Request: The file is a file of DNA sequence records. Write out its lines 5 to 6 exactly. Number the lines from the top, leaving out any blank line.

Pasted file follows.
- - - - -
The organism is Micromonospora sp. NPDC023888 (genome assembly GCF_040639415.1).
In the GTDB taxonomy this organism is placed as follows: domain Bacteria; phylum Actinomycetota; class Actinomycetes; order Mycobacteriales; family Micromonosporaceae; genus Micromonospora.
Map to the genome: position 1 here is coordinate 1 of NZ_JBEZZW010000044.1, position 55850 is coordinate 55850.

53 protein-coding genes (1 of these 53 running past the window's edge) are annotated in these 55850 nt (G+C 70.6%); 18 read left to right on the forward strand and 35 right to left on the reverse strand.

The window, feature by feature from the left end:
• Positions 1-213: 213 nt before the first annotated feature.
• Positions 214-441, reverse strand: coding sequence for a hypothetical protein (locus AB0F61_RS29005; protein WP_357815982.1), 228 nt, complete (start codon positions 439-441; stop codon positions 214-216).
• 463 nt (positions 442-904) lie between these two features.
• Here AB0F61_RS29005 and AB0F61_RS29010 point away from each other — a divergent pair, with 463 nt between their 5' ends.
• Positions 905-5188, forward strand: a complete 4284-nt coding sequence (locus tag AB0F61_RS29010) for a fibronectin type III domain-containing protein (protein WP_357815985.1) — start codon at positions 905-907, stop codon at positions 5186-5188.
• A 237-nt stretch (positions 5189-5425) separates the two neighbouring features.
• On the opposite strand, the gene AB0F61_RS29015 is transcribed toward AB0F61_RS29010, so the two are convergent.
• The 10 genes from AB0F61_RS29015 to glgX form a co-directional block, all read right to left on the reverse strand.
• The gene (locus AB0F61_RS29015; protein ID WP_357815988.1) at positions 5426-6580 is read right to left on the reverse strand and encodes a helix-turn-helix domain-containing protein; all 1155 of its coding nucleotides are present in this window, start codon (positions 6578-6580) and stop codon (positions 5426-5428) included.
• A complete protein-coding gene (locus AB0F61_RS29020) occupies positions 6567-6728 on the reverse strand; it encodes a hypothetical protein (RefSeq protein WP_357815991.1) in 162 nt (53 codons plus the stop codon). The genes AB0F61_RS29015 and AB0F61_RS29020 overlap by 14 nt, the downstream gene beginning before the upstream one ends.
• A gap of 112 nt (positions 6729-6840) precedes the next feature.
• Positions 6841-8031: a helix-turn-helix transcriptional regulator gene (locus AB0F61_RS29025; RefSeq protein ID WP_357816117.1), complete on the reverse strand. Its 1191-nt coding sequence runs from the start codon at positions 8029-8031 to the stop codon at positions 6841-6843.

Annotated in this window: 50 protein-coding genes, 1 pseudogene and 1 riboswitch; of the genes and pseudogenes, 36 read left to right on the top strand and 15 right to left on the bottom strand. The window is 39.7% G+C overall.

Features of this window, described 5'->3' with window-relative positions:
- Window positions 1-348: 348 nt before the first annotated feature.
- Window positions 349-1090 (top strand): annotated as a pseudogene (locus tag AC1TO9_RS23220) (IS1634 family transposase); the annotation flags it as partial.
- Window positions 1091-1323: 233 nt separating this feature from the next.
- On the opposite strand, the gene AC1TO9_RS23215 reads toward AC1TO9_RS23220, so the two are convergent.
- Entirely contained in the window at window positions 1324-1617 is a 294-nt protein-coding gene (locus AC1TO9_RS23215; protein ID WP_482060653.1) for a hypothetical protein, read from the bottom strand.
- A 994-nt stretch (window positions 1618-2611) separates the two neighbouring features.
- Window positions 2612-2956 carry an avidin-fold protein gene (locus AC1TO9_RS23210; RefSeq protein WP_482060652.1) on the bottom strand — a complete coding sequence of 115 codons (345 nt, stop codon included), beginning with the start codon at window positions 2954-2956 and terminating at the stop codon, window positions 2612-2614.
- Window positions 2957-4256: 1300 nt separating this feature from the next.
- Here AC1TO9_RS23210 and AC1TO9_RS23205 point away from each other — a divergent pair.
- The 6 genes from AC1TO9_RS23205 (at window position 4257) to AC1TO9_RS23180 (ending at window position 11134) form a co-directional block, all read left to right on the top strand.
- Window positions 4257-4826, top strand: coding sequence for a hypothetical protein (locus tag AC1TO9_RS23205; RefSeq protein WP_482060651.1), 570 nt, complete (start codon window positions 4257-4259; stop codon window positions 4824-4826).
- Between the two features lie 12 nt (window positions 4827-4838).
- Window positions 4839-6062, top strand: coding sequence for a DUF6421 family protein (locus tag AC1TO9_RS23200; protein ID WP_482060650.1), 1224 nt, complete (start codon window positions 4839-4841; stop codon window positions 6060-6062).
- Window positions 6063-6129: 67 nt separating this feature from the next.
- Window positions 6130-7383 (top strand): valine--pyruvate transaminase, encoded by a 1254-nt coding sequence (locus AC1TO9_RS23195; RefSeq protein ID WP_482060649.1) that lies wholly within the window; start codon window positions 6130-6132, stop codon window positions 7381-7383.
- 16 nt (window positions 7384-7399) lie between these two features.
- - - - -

The window, feature by feature from the left end:
• Positions 1-213: 213 nt before the first annotated feature.